Brazilian history is widely unknown throughout the English-speaking world. Perhaps because of this, as a Bandeirante, or an explorer/settler, conquering the unexplored vastness of the country’s fascinating past, Uys has produced a fascinating, cinematographic and ground breaking piece of work. The fact that he is not Brazilian and that he wrote this book in English has allowed for a lightness and for a creativity that one normally does not find in similar books written in Portuguese by Brazilian authors. Uys’ historical novel is undoubtedly a trustful and enjoyable portal for anyone – beginner or advanced – seeking to understand Brazil and to know its past. Brazil is also a great read for those who simply want to enjoy a great book and I can see it becoming a top rated TV series. I hope it does. Anyhow, this is a definite five star book!
Rock and Roll took Rio over by storm. Everyone seemed to have a band, and those who did not wanted to be involved in one way or another. In the middle of this revolution, someone inherited a Radio station in Niteroi and transformed it into the first pure Rock station in town, Radio Flumnense. Now, no one needed to buy records any more to listen to Led Zeppelin, Yes, Jethro Tull, Pink Floyd, the Who, etc… This bonanza was short lived as they were approached by the big record companies demanding royalties. Unable to pay, they resorted to playing exclusively 80’s stuff; despite losing their pirate station aura they became avant-garde and introduced Rio’s youth to what was happening in the local and international rock scene.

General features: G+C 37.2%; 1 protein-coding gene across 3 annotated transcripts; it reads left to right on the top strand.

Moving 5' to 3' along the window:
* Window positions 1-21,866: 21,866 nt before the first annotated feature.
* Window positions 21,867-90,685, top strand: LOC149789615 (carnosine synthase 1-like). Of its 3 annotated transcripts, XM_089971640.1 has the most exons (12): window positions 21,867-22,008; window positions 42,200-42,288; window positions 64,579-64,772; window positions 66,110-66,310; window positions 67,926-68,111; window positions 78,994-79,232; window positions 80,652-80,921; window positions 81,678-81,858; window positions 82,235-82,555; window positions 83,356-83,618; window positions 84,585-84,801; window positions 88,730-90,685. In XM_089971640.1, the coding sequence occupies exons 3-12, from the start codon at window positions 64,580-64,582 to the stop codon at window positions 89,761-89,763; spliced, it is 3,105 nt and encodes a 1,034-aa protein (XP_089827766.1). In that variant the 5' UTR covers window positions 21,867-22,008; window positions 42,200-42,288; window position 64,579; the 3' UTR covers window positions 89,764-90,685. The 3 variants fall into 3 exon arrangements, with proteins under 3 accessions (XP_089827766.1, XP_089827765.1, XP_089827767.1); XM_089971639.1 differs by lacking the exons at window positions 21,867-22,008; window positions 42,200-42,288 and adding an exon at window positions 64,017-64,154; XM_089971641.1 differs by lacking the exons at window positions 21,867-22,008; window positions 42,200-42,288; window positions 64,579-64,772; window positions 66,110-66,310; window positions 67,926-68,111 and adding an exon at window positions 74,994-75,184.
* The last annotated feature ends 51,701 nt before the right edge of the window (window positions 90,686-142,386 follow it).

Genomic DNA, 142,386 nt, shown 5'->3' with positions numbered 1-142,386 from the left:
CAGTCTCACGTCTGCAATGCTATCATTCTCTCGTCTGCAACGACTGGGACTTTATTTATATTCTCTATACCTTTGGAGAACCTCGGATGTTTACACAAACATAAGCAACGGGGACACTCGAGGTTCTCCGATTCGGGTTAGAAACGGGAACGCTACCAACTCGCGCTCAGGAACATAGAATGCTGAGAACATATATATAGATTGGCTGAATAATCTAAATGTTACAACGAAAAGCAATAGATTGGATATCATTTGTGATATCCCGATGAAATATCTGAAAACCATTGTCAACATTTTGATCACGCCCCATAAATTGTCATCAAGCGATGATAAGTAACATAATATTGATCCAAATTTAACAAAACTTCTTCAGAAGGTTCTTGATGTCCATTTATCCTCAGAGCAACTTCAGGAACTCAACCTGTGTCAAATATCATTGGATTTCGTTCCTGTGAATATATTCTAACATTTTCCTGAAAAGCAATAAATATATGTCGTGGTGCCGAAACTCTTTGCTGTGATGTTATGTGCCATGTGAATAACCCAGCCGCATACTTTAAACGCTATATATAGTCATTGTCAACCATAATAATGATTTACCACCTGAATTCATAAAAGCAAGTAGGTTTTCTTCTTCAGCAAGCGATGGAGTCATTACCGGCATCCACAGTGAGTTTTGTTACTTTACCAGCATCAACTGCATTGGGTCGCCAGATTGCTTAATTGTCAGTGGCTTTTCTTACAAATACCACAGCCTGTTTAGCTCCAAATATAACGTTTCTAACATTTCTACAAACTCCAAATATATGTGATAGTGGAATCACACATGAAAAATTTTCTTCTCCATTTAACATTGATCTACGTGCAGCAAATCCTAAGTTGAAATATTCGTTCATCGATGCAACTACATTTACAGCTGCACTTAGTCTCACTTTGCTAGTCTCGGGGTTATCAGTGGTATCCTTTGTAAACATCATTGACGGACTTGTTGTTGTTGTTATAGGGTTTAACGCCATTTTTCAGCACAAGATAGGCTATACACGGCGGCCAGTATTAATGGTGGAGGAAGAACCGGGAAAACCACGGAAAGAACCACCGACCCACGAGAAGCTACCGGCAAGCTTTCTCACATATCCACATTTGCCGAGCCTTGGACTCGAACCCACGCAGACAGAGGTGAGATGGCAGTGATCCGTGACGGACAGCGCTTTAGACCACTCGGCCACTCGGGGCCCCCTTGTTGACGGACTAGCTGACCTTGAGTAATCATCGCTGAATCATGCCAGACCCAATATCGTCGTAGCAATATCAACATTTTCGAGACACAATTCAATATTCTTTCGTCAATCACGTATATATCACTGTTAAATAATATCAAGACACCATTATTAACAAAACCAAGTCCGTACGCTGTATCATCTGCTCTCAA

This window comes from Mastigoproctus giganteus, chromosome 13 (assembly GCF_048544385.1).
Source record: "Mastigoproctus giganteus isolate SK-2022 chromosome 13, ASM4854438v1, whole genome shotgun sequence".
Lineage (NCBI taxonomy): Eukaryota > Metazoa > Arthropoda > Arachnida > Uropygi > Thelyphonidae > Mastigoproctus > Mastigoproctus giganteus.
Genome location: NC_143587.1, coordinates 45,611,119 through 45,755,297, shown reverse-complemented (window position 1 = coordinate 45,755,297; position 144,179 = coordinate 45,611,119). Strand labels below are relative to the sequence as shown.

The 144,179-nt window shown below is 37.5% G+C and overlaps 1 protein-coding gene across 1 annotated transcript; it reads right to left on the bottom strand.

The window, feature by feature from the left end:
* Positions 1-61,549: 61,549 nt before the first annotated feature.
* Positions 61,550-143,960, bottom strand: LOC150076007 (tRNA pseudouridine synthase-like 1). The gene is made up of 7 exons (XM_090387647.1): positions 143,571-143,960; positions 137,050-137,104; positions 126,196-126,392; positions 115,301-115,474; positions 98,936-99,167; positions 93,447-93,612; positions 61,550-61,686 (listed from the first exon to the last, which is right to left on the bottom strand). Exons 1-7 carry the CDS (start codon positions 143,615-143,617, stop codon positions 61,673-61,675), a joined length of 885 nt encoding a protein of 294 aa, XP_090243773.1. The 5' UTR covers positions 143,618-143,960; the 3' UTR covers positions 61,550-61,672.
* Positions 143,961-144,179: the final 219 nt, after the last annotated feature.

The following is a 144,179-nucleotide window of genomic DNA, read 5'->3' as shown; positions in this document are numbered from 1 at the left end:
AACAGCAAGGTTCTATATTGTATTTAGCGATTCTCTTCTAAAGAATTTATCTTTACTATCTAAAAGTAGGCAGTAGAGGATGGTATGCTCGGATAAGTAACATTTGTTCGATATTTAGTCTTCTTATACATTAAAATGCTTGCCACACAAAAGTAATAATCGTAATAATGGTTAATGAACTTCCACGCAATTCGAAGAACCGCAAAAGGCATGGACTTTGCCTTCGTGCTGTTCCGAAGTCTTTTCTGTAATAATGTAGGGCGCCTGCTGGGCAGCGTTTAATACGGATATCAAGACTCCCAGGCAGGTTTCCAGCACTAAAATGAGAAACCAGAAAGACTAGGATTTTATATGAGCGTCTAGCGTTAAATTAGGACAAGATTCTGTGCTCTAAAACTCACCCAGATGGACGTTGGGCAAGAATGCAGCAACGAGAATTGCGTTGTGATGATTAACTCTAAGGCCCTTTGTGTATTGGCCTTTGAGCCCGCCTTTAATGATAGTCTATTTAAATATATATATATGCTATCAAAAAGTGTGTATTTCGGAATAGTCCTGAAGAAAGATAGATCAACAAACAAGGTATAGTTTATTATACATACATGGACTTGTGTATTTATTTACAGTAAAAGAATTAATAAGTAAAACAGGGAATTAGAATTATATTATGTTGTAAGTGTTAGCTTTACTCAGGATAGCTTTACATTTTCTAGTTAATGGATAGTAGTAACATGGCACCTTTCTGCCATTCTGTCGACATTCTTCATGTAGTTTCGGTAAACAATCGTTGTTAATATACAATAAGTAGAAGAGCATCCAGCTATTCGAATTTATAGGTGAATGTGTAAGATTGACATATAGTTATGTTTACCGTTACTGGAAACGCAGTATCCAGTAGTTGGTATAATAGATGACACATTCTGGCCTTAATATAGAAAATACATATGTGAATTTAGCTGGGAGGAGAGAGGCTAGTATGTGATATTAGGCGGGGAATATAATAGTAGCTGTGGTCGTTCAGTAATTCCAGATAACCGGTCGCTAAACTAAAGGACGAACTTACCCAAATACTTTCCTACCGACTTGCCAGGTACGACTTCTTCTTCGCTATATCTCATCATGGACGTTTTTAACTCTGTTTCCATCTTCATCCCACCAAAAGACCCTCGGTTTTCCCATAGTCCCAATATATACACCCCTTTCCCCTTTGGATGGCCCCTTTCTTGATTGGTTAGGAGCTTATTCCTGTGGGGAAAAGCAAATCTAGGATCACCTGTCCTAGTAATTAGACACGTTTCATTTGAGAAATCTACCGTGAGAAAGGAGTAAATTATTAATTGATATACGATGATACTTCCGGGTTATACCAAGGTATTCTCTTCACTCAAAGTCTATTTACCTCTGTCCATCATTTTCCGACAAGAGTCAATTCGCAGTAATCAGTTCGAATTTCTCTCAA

Michel, a future work colleague, was an international air steward at the time; during his time off in London and in New York he would buy the latest releases of the latest bands and would deliver them freshly to the station. As these bands were from independent labels and had never been heard in Brazil, they were less of a problem to broadcast. No other station aired that kind of music and playing in their station became the passport to success for all the local bands. Arrepio included, did everything they could for them to play our songs. Radio Fluminense was to be the soundtrack of the eighties and was a phenomenon that will never be repeated.